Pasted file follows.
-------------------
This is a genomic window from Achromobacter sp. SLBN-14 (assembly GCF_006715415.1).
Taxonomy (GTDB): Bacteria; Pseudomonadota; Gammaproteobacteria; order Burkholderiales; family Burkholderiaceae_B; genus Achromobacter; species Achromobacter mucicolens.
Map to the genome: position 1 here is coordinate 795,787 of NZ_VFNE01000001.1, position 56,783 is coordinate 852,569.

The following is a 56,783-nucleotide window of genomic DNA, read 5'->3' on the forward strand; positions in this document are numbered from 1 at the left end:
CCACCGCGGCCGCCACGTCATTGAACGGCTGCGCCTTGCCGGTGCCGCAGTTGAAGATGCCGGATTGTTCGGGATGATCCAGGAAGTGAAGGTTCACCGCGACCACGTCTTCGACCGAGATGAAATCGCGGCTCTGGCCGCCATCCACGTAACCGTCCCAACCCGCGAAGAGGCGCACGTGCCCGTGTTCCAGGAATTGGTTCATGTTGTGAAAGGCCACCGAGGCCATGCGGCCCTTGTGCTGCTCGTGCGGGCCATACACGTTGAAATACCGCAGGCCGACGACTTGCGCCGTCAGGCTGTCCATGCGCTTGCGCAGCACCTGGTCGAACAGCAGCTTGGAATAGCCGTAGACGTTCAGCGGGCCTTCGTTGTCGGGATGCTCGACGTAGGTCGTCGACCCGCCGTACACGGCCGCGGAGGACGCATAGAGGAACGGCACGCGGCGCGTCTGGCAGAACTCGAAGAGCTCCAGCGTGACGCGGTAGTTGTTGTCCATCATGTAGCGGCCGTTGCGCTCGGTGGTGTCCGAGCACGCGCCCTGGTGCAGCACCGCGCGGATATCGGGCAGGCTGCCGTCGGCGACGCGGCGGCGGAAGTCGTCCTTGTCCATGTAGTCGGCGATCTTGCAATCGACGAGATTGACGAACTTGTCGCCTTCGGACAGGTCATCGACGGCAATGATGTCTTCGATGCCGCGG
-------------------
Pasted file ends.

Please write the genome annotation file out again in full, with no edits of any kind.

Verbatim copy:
This is a genomic window from Achromobacter sp. SLBN-14 (assembly GCF_006715415.1).
Taxonomy (GTDB): Bacteria; Pseudomonadota; Gammaproteobacteria; order Burkholderiales; family Burkholderiaceae_B; genus Achromobacter; species Achromobacter mucicolens.
Map to the genome: position 1 here is coordinate 795,787 of NZ_VFNE01000001.1, position 56,783 is coordinate 852,569.

The following is a 56,783-nucleotide window of genomic DNA, read 5'->3' on the forward strand; positions in this document are numbered from 1 at the left end:
CCACCGCGGCCGCCACGTCATTGAACGGCTGCGCCTTGCCGGTGCCGCAGTTGAAGATGCCGGATTGTTCGGGATGATCCAGGAAGTGAAGGTTCACCGCGACCACGTCTTCGACCGAGATGAAATCGCGGCTCTGGCCGCCATCCACGTAACCGTCCCAACCCGCGAAGAGGCGCACGTGCCCGTGTTCCAGGAATTGGTTCATGTTGTGAAAGGCCACCGAGGCCATGCGGCCCTTGTGCTGCTCGTGCGGGCCATACACGTTGAAATACCGCAGGCCGACGACTTGCGCCGTCAGGCTGTCCATGCGCTTGCGCAGCACCTGGTCGAACAGCAGCTTGGAATAGCCGTAGACGTTCAGCGGGCCTTCGTTGTCGGGATGCTCGACGTAGGTCGTCGACCCGCCGTACACGGCCGCGGAGGACGCATAGAGGAACGGCACGCGGCGCGTCTGGCAGAACTCGAAGAGCTCCAGCGTGACGCGGTAGTTGTTGTCCATCATGTAGCGGCCGTTGCGCTCGGTGGTGTCCGAGCACGCGCCCTGGTGCAGCACCGCGCGGATATCGGGCAGGCTGCCGTCGGCGACGCGGCGGCGGAAGTCGTCCTTGTCCATGTAGTCGGCGATCTTGCAATCGACGAGATTGACGAACTTGTCGCCTTCGGACAGGTCATCGACGGCAATGATGTCTTCGATGCCGCGG